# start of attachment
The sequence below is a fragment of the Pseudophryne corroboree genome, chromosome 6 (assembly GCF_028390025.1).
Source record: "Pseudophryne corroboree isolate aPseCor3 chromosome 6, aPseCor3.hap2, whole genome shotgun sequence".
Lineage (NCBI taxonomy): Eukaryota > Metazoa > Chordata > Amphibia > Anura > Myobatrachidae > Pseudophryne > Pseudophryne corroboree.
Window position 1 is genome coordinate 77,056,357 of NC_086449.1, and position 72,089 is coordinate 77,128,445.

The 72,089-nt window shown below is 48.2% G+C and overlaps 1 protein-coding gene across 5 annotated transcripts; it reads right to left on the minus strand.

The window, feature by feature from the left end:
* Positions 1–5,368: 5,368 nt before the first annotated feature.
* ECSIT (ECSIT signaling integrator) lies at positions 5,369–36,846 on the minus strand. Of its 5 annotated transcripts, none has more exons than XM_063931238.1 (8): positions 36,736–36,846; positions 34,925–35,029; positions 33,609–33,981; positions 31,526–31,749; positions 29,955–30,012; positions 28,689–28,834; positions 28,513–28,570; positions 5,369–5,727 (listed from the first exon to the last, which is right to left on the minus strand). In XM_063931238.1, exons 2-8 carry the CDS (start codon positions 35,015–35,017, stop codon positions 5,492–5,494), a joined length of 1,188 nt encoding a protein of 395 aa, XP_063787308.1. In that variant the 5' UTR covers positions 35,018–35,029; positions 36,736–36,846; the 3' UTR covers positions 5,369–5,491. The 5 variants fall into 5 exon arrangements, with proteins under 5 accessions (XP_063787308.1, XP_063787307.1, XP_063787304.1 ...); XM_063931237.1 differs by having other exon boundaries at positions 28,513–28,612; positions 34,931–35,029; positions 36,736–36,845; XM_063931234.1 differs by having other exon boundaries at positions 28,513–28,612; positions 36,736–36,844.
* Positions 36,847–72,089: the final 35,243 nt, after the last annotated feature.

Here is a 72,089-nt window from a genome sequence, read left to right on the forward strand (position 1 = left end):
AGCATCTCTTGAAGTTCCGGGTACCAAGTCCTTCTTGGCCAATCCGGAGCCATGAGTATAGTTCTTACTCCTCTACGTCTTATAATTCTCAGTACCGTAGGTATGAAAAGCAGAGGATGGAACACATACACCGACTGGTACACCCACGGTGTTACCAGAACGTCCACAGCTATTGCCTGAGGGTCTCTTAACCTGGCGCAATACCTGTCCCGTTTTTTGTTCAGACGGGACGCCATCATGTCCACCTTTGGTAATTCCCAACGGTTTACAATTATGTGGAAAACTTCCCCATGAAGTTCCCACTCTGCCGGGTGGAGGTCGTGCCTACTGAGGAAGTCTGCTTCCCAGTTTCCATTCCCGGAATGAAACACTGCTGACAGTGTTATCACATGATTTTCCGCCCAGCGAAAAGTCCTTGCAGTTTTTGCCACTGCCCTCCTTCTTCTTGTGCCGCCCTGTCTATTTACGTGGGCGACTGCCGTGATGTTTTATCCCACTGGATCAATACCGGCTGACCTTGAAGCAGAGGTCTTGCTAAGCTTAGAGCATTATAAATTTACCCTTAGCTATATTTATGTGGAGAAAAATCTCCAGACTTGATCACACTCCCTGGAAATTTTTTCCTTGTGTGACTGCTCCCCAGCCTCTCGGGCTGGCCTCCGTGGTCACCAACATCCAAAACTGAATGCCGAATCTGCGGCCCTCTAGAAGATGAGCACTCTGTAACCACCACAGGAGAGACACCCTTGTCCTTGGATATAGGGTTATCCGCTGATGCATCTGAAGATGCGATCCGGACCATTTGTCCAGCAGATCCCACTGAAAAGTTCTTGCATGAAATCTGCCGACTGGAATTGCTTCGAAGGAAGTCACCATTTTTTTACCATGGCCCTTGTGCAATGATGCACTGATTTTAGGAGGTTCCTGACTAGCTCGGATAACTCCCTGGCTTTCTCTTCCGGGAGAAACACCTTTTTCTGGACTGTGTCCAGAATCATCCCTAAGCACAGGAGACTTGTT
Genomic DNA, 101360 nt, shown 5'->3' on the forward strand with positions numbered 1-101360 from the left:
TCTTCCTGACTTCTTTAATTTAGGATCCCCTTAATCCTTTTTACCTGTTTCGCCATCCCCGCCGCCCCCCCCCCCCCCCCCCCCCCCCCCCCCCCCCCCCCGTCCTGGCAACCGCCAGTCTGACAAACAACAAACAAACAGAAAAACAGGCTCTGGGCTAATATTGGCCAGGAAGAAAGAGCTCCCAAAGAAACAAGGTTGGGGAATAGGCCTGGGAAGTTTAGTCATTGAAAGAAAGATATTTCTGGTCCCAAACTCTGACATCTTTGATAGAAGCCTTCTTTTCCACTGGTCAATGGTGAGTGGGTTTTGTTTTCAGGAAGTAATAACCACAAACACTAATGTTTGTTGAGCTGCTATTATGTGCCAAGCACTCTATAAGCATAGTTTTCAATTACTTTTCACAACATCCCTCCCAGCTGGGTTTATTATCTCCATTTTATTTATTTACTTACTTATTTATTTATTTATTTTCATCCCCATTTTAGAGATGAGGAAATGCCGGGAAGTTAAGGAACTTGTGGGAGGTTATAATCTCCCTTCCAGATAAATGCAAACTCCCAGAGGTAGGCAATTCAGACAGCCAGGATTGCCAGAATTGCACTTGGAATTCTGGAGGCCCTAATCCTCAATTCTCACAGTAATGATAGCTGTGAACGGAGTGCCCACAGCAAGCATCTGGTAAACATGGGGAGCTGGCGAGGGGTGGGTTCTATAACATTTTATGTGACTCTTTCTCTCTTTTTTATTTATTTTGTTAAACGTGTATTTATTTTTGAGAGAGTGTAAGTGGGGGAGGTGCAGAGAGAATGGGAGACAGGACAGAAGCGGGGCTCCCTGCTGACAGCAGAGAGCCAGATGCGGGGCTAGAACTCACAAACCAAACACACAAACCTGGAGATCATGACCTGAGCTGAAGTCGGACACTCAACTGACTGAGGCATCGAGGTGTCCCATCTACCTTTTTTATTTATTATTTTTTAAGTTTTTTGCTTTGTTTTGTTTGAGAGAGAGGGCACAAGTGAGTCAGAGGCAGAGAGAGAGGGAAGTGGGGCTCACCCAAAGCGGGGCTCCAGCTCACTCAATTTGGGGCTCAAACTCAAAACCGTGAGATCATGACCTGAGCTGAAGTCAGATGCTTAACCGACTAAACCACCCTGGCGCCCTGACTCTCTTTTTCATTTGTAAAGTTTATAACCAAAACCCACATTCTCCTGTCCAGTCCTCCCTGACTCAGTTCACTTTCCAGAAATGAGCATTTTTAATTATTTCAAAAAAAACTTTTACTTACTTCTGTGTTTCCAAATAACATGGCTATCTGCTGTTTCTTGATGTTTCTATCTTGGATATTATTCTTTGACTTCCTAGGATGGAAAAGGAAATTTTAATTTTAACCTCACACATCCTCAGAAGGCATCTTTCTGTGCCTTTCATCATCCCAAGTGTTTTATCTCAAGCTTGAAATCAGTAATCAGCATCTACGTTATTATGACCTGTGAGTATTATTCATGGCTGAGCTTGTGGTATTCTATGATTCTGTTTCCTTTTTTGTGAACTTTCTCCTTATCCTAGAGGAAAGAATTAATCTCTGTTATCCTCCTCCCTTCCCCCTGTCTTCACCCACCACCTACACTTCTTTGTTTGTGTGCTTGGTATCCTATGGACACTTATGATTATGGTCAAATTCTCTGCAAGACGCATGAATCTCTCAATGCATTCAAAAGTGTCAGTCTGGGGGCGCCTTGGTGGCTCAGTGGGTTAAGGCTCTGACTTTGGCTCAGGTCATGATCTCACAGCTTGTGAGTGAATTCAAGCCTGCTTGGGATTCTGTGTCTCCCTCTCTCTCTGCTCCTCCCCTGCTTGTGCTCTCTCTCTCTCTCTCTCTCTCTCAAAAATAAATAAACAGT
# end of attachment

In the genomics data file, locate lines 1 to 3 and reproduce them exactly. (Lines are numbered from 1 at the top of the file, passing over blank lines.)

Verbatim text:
The sequence below is a fragment of the Pseudophryne corroboree genome, chromosome 6 (assembly GCF_028390025.1).
Source record: "Pseudophryne corroboree isolate aPseCor3 chromosome 6, aPseCor3.hap2, whole genome shotgun sequence".
Lineage (NCBI taxonomy): Eukaryota > Metazoa > Chordata > Amphibia > Anura > Myobatrachidae > Pseudophryne > Pseudophryne corroboree.